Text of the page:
Illegal usage, prosecting stories..

nic_mulvaney's picture

Does anyone have any stories of font abuse where someone has been prosecuted? For instance, a design house using a font and not buying the license etc.. Has anyone had experience with this?

I never really hear of anything like it in type, it sometimes seems like people can get away with it.. (or can they?)

I found this in the archives.

beejay's picture

The emigre story in the LA Times Magazine last year
quoted Rudy saying that they (emigre) had never lost a case.

Who knows exactly what kind of breadth he was describing
and what he meant exactly by case.

beejay's picture

On second thought, maybe that was late 2002.

hrant's picture

On the othe hand, during ATypI-Rome RvL told me that the Apostrophe case was a very rare instance (quite possibly the only instance) that Emigre has gone to court (although they were also involved in the SSI thing as well). And since the Apostrophe case ended with a whimper, it might very well be that Emigre has also never won a court case! On the other hand, they have used the threat of lawsuits to some effect. Although that has also turned off some otherwise benevolent font people. On the other hand, I think it's fair to say that Emigre (and others) have now grown out of that "obsessive" phase, and hopefully will now start producing more mature fonts as well.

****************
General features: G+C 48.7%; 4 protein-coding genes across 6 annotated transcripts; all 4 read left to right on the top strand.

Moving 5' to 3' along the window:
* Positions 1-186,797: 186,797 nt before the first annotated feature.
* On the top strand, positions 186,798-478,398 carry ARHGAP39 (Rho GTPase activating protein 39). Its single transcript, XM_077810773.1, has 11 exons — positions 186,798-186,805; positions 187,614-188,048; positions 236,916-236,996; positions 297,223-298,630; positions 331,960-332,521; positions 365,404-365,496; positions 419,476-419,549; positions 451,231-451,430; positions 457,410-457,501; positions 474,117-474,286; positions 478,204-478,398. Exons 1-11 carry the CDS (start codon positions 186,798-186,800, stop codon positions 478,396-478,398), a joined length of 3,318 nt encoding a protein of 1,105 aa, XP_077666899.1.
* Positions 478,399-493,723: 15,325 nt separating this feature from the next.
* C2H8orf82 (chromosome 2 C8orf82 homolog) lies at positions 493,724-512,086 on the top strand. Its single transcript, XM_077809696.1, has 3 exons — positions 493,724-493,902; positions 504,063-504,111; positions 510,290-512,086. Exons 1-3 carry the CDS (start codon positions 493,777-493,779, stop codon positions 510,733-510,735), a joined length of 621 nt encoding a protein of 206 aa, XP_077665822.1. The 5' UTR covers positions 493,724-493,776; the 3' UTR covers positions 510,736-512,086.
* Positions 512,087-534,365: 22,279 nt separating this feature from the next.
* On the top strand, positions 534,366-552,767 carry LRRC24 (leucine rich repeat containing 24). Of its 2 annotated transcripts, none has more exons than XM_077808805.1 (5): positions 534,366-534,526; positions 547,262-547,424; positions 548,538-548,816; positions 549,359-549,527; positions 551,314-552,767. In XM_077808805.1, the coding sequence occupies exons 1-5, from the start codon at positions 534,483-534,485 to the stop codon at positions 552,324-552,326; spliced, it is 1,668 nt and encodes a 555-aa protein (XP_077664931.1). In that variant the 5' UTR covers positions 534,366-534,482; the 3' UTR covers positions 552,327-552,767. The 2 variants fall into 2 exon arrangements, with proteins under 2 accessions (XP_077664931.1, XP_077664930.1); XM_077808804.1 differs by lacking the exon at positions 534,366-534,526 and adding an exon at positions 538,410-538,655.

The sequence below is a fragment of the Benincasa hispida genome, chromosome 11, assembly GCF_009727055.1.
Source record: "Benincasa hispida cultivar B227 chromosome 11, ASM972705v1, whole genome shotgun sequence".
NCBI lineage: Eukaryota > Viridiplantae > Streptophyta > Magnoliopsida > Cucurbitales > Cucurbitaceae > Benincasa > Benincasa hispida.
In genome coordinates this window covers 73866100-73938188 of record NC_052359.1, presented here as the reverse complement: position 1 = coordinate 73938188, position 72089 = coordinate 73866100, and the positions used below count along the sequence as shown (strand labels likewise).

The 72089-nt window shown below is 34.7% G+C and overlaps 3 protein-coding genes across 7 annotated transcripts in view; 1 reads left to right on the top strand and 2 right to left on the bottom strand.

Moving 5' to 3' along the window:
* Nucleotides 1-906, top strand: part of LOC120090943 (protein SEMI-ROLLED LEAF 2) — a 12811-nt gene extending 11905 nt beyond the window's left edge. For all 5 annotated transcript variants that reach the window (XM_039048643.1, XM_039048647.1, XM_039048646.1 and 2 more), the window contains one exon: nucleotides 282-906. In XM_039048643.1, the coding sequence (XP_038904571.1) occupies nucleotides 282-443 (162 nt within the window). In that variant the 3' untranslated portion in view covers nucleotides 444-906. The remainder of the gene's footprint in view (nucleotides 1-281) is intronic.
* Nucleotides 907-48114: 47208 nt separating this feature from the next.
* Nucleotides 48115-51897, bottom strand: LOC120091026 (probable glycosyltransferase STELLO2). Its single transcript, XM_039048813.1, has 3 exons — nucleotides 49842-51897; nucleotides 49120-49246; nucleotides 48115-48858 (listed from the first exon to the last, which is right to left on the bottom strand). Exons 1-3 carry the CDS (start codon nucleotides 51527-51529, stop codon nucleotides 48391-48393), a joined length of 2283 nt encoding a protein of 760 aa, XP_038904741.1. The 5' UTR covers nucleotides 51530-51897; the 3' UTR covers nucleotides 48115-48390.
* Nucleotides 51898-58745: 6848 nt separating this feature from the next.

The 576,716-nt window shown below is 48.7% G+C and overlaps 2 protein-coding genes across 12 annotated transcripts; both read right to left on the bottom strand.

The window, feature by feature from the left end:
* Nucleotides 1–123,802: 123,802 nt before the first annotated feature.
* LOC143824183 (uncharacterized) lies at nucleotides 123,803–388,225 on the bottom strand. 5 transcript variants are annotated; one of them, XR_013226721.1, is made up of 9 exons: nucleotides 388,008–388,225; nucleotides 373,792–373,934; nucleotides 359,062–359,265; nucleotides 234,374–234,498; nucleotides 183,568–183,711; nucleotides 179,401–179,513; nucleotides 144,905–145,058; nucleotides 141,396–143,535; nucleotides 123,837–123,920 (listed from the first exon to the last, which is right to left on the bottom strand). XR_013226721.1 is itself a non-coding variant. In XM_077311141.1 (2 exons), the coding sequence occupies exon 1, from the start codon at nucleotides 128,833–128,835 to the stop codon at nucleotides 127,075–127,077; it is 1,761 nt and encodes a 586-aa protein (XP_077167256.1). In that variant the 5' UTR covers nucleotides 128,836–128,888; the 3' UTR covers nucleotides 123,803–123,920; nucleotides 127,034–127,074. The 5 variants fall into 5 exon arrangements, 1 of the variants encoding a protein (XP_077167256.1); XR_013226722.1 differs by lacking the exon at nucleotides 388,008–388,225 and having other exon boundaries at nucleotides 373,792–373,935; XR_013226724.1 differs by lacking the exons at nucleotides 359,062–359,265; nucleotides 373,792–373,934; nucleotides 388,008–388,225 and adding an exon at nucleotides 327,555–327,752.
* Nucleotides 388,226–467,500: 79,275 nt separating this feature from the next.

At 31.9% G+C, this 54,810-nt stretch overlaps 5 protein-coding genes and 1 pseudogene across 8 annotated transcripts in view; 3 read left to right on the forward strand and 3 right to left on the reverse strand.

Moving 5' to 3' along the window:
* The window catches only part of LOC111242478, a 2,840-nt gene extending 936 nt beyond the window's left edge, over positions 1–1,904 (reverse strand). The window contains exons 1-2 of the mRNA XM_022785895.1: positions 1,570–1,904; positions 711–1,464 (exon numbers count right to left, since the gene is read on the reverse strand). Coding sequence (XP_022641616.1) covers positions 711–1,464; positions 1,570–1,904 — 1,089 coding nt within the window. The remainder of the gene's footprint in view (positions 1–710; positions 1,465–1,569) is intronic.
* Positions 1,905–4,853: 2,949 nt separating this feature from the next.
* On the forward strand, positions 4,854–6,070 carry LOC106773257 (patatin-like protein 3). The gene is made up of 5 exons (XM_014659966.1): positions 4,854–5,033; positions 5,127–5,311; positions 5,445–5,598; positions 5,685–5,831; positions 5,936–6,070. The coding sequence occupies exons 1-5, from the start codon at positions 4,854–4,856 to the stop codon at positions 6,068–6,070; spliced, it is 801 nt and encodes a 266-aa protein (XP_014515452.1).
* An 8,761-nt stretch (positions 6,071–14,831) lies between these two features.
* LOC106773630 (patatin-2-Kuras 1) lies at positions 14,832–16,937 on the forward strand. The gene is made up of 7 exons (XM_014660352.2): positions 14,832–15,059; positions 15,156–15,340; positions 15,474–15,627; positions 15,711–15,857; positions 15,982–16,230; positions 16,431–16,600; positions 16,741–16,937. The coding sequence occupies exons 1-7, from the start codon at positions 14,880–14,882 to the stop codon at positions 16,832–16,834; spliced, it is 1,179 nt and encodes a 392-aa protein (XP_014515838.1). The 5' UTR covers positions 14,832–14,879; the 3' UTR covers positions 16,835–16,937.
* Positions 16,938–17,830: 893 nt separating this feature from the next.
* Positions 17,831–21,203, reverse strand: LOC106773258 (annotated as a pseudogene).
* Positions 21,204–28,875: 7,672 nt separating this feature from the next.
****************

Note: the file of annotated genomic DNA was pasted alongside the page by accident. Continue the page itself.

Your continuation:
Besides Apostrophe and SSI, I remember a big case with Linotype in Europe, but I don't know much about that one.


John Hudson's picture

I'm not aware of any cases of illicit font use that have gone to court. Generally speaking, if caught using an unlicensed font, a company will promptly pay the appropriate license fee, since this is very much cheaper than contesting the charge. Also, companies often cannot account for all the fonts on individual computers or networks, so they may not realise that the font they are using has not been correctly licensed. Companies, especially big ones with a large installation base, are beginning to realise that having unlicensed fonts exposes them legally. Recently, Agfa Monotype introduced a font licensing management tool that helps companies keep track of their font licenses. It presupposes that most companies want to do the right thing and just need help doing it.

gianotten's picture

Yes, Linotype did win in a number of cases. Some in the US, a few in the UK and far more in Germany. Recently the MediaMarkt case. In their press release archive at you can find a few.

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